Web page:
Eric Idle OnlineMy Life

Australian Wine Sketch

By , January 26, 2017 11:08 am

A lot of people in this country pooh-pooh Australian table wines.
This is a pity, as many fine Australian wines appeal not only to the
Australian palate, but also to the cognoscenti of Great Britain.

Blacktown Bordeaux is rightly praised as a peppermint-flavored burgundy,
whilst a good Sydney Syrup can rank with any of the world’s best sugary
Chateau Bleu too has won many prizes, not least for its taste
and its lingering after burn.
Old Smokey 1968 has been compared favorably to a Welsh Claret, whilst the Australian Wino Society
thoroughly recommends a 1978 Cote du Rod Laver, which believe me, has a
kick on it like a mule. Eight bottles of this and you’re really finished.
At the opening of the Sydney Harbor Bridge Club, they were fishing them out of the
main sewers every half an hour.

Of the sparkling wines, the most famous is Perth Pink.
This is a bottle with a message in and the message is “Beware.”
This is not a wine for drinking. This is a wine for laying down and avoiding.
Another good fighting wine is Melbourne Old and Yellow, which is particularly heavy and
should be used only for hand-to-hand combat.
Quite the reverse is true of Chateau Chunder, which is an Appellation Controlee specially grown for
those keen on regurgitation.
A fine wine which really opens up the sluices at both ends.

Emetic fans will also go for a Hobart Muddy, and a prize-winning Cuvee Reserve
Chateau Nuit St. Wogga Wogga, which has a bouquet like a fast bowler’s

*This joke has been changed to recognize the amazing fact that while batting and facing the terrifying fast bowling of Thomo and Lillee in the 80’s David Gower would recite this sketch to himself!

The Address to The Weetabix.

By , January 26, 2017 10:41 am

The Address to the Weetabix.
Candacraig – August 1999

Fair fa your honest crunchy face
Great chieftain o’ the breakfast place
Yon Weetabix wi’ prickly bricks
Wi’ milk poured ower
Tae mek a grizzly mix.

Yon hairy food for thee I do forsake
The coco-pop and lowly corn flake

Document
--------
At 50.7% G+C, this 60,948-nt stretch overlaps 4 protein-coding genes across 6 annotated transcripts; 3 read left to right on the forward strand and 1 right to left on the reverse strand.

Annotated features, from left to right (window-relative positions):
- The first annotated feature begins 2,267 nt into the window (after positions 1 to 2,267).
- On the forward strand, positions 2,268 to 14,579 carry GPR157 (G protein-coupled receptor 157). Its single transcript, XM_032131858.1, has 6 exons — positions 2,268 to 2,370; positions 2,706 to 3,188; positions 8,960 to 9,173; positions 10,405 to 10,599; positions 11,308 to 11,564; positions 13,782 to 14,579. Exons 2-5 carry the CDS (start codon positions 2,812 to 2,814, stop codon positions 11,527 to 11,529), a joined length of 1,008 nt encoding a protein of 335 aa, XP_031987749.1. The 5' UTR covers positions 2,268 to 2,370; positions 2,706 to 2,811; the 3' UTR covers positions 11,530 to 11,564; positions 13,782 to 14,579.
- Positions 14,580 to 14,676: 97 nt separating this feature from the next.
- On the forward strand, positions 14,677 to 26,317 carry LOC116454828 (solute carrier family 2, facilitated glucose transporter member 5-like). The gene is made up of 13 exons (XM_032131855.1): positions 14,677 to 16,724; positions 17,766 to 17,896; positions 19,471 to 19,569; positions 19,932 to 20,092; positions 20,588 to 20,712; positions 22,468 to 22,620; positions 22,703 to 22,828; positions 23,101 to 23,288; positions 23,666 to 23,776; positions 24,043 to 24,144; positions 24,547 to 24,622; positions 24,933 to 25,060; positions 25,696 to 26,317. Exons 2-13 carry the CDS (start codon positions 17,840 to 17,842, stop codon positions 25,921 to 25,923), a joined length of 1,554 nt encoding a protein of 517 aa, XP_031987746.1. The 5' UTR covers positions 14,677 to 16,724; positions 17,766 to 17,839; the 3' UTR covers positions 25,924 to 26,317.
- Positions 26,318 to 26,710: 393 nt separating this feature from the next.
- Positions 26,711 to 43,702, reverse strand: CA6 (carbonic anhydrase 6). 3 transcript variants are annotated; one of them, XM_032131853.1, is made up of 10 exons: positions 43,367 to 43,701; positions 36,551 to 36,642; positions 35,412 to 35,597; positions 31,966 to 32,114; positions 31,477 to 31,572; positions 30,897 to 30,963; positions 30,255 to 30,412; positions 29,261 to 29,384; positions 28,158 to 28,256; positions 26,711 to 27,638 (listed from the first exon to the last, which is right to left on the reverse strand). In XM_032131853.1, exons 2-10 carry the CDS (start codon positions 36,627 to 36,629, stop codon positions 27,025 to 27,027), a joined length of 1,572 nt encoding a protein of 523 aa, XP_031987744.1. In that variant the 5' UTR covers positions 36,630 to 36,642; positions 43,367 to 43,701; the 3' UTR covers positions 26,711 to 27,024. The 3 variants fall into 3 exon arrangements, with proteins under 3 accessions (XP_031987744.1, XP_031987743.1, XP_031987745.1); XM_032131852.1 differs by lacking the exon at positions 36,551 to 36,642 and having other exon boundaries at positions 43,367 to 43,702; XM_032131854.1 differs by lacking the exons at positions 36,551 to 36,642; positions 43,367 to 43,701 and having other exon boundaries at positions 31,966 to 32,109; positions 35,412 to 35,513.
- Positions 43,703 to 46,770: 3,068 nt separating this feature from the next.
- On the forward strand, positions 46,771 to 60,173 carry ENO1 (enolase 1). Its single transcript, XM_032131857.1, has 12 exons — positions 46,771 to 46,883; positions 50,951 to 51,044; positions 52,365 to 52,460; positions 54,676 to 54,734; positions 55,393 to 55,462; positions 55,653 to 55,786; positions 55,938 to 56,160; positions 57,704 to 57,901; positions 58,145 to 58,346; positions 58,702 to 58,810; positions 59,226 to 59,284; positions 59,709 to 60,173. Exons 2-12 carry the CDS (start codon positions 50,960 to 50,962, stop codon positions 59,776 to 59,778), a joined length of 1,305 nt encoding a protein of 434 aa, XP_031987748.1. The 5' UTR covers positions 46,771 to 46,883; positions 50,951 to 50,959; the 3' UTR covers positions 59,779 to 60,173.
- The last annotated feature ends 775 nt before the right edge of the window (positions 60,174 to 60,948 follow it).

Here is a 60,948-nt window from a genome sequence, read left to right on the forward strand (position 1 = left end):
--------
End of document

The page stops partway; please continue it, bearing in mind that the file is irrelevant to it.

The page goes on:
Yea hairy food, rude and no disgrace
Like a beard on a Scotsman’s face
Yon mucky muesli is far too foreign
Give me the food that looks like a sporran

Though we acknowledge the fabled porridge
And raise a dram to cheery Spam
There’s nobbit pleases wee Billy and Pam
Than Weetabix served by the gram (with a dram)

Yea muesli now that’s foreign muck
That looks like straw and tastes like.. f… duck
And yoghurt yuck it’s vile and bitter
And has a use that’s far more fitter
Let me add one final bitching
What can one say about a breakfast food
That cures vaginal itching?

A poet might well become depressed
To find a food category Robin Williams
Hasn’t already addressed
So here’s my broken shredded wit
The Weetabix is aptly fit
To grace our table aye so sweet
God bless us all and shredded wheat.

Eric Idle

Terence Bayler

By , September 22, 2016 5:42 am

Terence Bayler.
I think the thing I loved most about Terence Bayler was his gentle loving considerate humour. I met him early in my first wife time with his wife Bridget Armstrong and we became good friends. Then I used him mercilessly on Rutland Weekend Television and memorably as Leggy Mountbatten the hopping manager of the Rutles. I loved his commitment to a role and his high seriousness no matter how apparently silly the part. For a writer there is nothing finer than an actor taking your work and making it better than you imagined it. That’s why actors are very special people and cherished by scribes. Terence appeared in my play Pass The Butler in the West End in 1983 and was an important part of the little rep company we gathered to take to Tunisia to film The Life of Brian in 1979. He was a terrific dead pan comedian and great company and as always with such sad news I instantly miss being able to say hello. Or even goodbye. It was a privilege and a pleasure to know him. He enriched my life and I loved him. 
“Life’s a piece of shit

When you look at it.”

The Lonely Trout

By , June 1, 2016 4:13 pm

HUDSON So you see Inspector, it is Helena’s piano.
INSPECTOR How very touching. It reminds me of a wee ballad from my childhood called The Lonely Trout
WHOOPSIE Is he going to tell an anecdote?
MAGGIE Worse, I think he’s going to sing.
INSPECTOR Give me a C Chord Miss Schlegel.
WHOOPSIE Oh good grief. Is there to be no end?
MAGGIE No but there might be an intermission shortly.

Song The Lonely Trout

From the heelan hills and rills o bonnie Scotland
Fra the bogs and fogs and soggy lochs and braes
From the moontin tops where lonely jocks drink whiskey
To the dingy pond wherein the lone trout plays.
There was once a laddie wandered wi his lassie
When she told him that her love for him was dead.
As she left this lonely boy
Who’d now lost his only joy
The trout raised his head and this is what he said:

O rum ti tumti
Tickle yer monkey
Tickle di didle doo
Rumpy pumpy
Humpty dumpty
Tickle yer tivey too
Oh hankie pankie
Winkie wankie
Diddle de didle doo
Rinky dinky
Tiddley winky
Nicky nacky noo
the noo the noo the noo the noo the noo

O muckety buckety
Shmackety crackety
Sings the lonely trout
Tiggly wiggly
Higgly piggly
What is life about?
Mickety pickety
Wickety lickety
She was just a slut
Find yourself another lass
A nicer piece of butt.

Two Dancing Trout girls enter as the Words are lowered and the Audience sing along.

Oh packety wackety
Nickety nackety
Sings the lonely trout
Splickety wickety
Pickety nickety
What is life about?
Shackety mackety
Thwackety crackety
She was just a slut
Find yourself another lass
A nicer piece of butt.